Miami Beach commissioners move to create new overlay district for Ocean Terrace
The Miami Beach City Commission on Wednesday agreed to create a new overlay district for the Ocean Terrace historic district that will allow developer Sandor Scher of Claro Development to build a new 235-foot condominium on Ocean Terrace between 73rd and 75th Street.
The vote was 6-1 on a first reading of the ordinance, with commissioner Kristen Rosen Gonzalez voting ‘no.’
The proposed ordinance would also allow Scher to build a 125-foot hotel on Ocean Terrace, but both buildings cannot be built simultaneously to those maximum heights because of current restrictions on FAR, or floor area ratio for Ocean Terrace, which is capped at 2.0.
The vote was the culmination of nearly two years of efforts by Scher, and his main investor Alex Blavatnik, of Access Industries who have spent about $65 million buying up most of the buildings on Ocean Terrace, and who last year lost a citywide vote on increasing FAR in the area from 2.0 to 3.0.
Scher’s earlier proposal had called for a 250-foot condominium and a hotel on Ocean Terrace, which required a FAR increase to be completed. His earlier proposal also would have led to several architecturally significant buildings being demolished. Voter approval is required on Miami Beach for any FAR increase.
Currently building height on Ocean Terrace is limited to 75 feet, although there is a 28-story condominium that was built in 1999 after being grandfathered into the historic district when it was created in 1996.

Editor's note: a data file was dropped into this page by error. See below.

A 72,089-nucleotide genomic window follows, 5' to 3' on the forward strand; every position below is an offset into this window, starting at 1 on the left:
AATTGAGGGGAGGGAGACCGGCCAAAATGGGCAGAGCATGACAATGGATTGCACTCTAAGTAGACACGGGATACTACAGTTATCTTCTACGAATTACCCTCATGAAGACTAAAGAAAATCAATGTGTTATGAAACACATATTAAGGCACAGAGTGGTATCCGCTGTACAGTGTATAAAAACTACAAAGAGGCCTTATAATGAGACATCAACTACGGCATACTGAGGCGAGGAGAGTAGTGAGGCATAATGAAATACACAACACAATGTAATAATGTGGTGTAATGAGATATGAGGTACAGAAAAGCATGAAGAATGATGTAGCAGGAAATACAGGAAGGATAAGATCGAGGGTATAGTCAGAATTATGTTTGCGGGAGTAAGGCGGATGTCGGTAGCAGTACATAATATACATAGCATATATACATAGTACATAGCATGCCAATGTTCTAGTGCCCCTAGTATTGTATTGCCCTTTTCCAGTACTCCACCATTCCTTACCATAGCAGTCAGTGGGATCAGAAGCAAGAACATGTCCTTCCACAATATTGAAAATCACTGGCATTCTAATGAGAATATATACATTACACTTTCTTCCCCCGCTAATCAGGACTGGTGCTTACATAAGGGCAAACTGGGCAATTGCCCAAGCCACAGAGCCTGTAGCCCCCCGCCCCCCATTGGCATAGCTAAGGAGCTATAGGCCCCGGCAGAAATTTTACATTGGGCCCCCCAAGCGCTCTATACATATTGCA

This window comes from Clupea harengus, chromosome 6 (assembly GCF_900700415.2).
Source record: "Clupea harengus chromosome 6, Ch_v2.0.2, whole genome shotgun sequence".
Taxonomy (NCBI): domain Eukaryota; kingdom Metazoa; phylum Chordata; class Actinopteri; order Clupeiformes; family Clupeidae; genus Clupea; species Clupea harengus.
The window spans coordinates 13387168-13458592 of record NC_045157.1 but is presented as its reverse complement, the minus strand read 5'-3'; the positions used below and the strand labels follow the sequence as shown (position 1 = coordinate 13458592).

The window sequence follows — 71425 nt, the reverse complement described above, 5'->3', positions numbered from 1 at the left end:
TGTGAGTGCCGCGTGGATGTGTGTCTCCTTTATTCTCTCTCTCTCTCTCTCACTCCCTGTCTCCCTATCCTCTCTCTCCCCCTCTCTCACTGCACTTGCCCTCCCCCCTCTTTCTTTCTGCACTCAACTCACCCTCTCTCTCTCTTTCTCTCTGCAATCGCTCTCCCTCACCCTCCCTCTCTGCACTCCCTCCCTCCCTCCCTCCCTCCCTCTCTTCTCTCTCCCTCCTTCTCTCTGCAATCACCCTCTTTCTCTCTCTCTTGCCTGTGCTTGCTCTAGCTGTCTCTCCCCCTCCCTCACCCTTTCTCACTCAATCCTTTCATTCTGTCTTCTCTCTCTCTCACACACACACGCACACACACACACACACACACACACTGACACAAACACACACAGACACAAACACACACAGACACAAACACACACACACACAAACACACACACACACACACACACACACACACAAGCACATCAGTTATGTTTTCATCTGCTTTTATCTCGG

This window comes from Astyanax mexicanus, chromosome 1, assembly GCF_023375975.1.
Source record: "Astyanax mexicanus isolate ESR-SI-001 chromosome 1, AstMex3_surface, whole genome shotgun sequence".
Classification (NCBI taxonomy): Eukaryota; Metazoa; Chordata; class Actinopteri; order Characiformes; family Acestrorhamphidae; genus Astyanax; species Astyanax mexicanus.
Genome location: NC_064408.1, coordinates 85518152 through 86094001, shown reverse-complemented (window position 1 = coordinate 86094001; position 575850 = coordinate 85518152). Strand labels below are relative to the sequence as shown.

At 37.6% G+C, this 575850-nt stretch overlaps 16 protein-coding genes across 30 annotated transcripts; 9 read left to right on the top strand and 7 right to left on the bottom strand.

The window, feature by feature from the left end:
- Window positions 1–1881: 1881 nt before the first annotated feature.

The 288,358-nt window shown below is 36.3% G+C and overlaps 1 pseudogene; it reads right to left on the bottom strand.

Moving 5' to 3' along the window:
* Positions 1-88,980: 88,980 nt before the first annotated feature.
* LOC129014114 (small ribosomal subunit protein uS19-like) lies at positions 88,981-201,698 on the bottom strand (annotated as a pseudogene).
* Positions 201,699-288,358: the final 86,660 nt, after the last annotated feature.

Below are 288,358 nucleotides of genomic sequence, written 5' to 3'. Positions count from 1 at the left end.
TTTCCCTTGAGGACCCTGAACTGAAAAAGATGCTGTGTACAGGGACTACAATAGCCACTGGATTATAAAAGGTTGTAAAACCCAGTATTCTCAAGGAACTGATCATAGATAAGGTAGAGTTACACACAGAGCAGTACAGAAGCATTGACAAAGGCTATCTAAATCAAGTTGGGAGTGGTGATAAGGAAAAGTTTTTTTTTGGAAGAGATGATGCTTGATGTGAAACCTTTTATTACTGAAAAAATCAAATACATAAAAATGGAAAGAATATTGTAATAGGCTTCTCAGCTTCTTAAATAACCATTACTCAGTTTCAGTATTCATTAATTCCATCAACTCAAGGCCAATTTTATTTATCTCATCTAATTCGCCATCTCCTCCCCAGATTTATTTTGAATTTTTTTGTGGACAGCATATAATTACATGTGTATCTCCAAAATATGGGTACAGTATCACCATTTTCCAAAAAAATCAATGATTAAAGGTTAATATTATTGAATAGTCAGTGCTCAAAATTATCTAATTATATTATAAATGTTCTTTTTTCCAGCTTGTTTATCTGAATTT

The overlay district was proposed by commissioner Joy Malakoff who said something needed to be done to revitalize Ocean Terrace, which for years has been the site of several abandoned buildings and budget hotels, just steps from the ocean. “What you see are dilapidated buildings and no life on the street,” Malakoff told her fellow commissioners.
Malakoff said she was encouraged by new plans that Scher has put forward that preserve many of the old buildings’ facades but she said his team needs to meet with the city’s planning department before a second and final reading of the ordinance in June — to make sure that historic properties are preserved as much as possible — and that the project enhances pedestrian traffic in the area.
Earlier this year Scher brought in architect Richard Heisenbottle, who specializes in historic preservation and urban planner Cesar Garcia-Pons, an associate principal at Perkins+Will Miami, to draw up new plans for the area that would also address the concerns of neighbors and preservationists.
On Wednesday Scher told reporters that the reduced square footage “is a constraining factor, but it’s clearly the right approach and the right solution for this particular area.”
He said he has been meeting regularly with North Beach residents and preservationists. Kirk Paskal, who led neighborhood opposition to last year’s ballot measure to increase FAR, told commissioners while he still has reservations about building a 235-foot tall condominium in the area, he “appreciates” that Scher plans preserve much of the MiMo, or Miami Modern architecture on Ocean Terrace.
While Scher has managed to gain broad support for his new Ocean Terrace proposal, some preservationists are still opposed. The Miami Design Preservation League issued a statement prior to Wednesday’s meeting that criticized the height increase proposal.
“We do not support increases in height within historic districts, because of conflicts with compatibility with existing historic structures,” said group said in a statement, which also called on commissioners to defer their vote until the city’s historic preservation board can study the proposal.
Speaking following the vote, Scher said he will have to submit his plans to the Miami Beach Historic Preservation Board before anything new on Ocean Terrace can be built — something he said he intends to do later this year.